NFIB exposed…again

The first time I mentioned Bill Dunkelberg in my blog was two years ago.  Mr. Dunkelberg is the chief economist of the National Federation of Independent Business (NFIB), Professor Emeritus of economics at Temple University and chairman of Liberty Bell Bank in New Jersey. 

Unfortunately, in spite of all those distinguished positions, Mr. Dunkelberg is not a very good prognosticator and certainly not a friend of the nation’s 30 million small businesses.

In 2010 he led the NFIB’s PR campaign against the Small Business Lending Fund the Obama Administration wanted to create in order to encourage community banks to start making small business loans.  Mr. Dunkelberg said that passage of the Lending Fund would lead to “bad loans” that would result in the same kind of financial collapse that resulted from the housing bubble.

Well, the Lending Fund was established and while it has not been a great success in getting banks to meet the demand for small business loans, we also haven’t heard about bad loans threatening the entire financial industry. 

Last week Mr. Dunkelberg’s credentials as a small business advocate for the NFIB were again on display in an interview on WHYY, a Philadelphia public radio station, along with John Arensmeyer, founder and CEO of the Small Business Majority.

Mr. Dunkelberg made it painfully clear who he and the NFIB consider worthy small businesses.  Although there are 30 million small businesses in the country, only 6 million have employees other than the owner according to Mr. Dunkelberg and “those are the ones we worry about” he said.  The other 24 million sole proprietors he dismissed as “little businesses”. 

In Mr. Dunkelberg’s ivory-tower world, almost all the 6 million small-business owners that the NFIB “worries” about would pay higher personal income taxes if the Bush tax cuts end as scheduled for individuals making over $200,000 or joint taxpayers making over $250,000 a year.  Amazingly Mr. Dunkelberg proclaimed, “200-thousand.  250-thousand.  It’s hard to make a lot less than that.”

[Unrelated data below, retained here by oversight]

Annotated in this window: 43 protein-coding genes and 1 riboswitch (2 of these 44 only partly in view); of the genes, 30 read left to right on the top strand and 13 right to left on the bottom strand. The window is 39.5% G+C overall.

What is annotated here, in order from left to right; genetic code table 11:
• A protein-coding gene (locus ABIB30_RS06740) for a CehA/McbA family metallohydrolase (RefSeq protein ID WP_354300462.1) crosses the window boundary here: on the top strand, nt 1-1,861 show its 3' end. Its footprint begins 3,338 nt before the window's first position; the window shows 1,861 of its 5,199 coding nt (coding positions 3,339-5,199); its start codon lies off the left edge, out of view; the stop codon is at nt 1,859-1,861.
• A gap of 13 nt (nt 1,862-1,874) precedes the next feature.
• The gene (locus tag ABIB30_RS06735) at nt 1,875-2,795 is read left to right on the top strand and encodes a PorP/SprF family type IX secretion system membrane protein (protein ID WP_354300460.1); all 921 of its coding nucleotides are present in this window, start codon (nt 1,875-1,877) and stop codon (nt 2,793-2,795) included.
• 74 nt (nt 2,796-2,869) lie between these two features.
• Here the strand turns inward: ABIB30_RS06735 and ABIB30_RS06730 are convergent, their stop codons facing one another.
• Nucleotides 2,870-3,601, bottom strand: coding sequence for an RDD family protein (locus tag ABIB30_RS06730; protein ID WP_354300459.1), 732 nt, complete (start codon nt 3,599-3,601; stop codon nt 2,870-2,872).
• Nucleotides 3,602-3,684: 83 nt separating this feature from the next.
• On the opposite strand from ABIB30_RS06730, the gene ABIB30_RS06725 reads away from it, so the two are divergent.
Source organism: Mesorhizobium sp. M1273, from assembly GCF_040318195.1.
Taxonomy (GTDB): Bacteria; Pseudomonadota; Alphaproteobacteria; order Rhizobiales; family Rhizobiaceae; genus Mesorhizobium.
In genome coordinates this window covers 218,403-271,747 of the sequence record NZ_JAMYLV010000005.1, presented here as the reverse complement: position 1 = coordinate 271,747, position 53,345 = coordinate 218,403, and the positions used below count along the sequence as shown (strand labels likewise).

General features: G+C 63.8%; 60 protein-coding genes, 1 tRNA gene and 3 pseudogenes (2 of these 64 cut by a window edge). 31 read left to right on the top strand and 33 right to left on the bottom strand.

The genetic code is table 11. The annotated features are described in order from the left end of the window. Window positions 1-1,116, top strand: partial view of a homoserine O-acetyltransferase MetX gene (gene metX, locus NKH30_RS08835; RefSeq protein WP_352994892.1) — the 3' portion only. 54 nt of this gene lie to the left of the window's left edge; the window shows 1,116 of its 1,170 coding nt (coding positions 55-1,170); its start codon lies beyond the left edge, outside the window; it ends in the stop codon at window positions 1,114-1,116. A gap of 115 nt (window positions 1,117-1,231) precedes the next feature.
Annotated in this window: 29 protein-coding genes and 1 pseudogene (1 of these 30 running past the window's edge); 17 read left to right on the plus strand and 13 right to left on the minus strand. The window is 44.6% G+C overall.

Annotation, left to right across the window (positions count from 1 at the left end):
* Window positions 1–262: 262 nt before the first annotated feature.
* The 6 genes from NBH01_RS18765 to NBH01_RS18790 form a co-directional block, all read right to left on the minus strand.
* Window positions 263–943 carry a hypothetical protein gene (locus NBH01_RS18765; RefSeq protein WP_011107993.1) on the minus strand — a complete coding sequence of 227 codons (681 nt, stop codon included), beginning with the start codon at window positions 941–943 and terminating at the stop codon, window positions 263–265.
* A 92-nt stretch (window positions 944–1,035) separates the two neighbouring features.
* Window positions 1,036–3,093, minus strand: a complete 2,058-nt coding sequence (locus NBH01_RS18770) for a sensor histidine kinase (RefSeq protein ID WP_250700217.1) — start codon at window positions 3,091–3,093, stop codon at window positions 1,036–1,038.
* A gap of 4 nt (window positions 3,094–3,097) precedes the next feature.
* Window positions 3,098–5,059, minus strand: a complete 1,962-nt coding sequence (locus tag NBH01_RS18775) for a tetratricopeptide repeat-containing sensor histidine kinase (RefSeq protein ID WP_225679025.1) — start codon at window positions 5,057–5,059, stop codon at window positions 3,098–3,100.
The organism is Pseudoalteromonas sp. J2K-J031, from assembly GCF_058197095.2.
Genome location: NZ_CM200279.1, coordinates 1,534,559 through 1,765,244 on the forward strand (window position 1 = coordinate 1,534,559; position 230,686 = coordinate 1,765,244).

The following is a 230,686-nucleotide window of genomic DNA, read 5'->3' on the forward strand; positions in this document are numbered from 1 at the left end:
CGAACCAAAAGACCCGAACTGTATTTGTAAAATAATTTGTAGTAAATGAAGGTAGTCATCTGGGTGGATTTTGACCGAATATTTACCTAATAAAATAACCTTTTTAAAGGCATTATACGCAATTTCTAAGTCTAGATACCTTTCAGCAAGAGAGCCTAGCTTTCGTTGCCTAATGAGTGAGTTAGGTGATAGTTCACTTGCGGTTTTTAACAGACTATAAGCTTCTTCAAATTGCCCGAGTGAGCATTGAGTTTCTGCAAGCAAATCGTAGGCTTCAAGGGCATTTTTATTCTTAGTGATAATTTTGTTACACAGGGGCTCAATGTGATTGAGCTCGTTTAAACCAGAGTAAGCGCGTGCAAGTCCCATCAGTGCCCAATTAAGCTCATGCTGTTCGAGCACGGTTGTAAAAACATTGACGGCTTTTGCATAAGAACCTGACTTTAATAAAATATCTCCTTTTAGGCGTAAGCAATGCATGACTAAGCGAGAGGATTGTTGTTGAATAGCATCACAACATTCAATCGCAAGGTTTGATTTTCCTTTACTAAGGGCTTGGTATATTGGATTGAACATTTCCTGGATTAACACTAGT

In a national survey conducted by Lake Research last December for the American Sustainable Business Council, Main Street Alliance and Small Business Majority, only 3% of small businesses with employees other than the owner self-reported family incomes of over $250,000.  That is right in line with all other polling on this issue. 

If Mr. Dunkelberg is so wrong about the incomes of the vast majority of small-business owners, what else is he and the NFIB wrong about?

How about the demand for small business loans?  Since Mr. Dunkelberg is the CEO of a bank he should be an expert on this?

In the radio interview, Mr. Dunkelberg said, “When I talk to all these bankers across the country and also at our bank we find that for the most part that nobody wants more money.  The reason is we have more firms that think the economy will be worse 6 months from now than think it will be better.  We have more firms that think that their real sales will be lower six months from now than it is today.  And we have virtually nobody who thinks it is a good time to expand.”

No small business wants to expand?  No small business needs a loan?  Sounds like a typical bank CEO who listens only to other bankers and wants to sit on his money waiting for the perfect, no-risk small-business loan application.

But at least NFIB’s own survey of its members backs up Mr. Dunkelberg’s opinion.  In May 91% of NFIB members self-reported that they had all the credit they needed.  Only 3% said that financing was their biggest problem. 

However another survey in May by the National Small Business Association found that 43% of its members have wanted loans in recent years but couldn’t get financing.  In June Sam Graves, Republican Chairman of the U.S. House Committee on Small Business wrote, “One of the biggest issues faced by small businesses today is the inability to access sufficient credit and capital.” 

Not only is there demand for small business loans, contrary to Mr. Dunkelberg’s assertion, some small businesses are actually getting the credit they need.  A Gallup poll back in February found that 15% of small businesses were hiring primarily because of the need to expand their business operations and increased consumer demand.  But still not all of even these businesses were getting as much financing as they wanted.  The poll found that one third of the small businesses hiring were adding fewer employees than they needed.

Additionally, the Gallup poll disagrees with Mr. Dunkelberg’s portrayal of small business pessimism.  “Right now, economic confidence is approaching its highest levels in the last four years.  U.S. small-business owners are also about as optimistic about their business and their future hiring as they’ve been at any point during that time,” said Gallup’s chief economist. 

So small businesses are looking for financing, some are expanding and optimism is returning.

All of this means one thing.  Mr. Dunkelberg and the NFIB do not represent most small businesses in this country. 

Maybe the 300 to 350 thousand small businesses the NFIB claims as members consist of all the 3% of small-small business owners that take home over $250,000 a year.  And maybe these NFIB small-business owners don’t need any financing and maybe they are terrible pessimistic. 

But one thing is certain.  They and the NFIB don’t represent the rest of us.  

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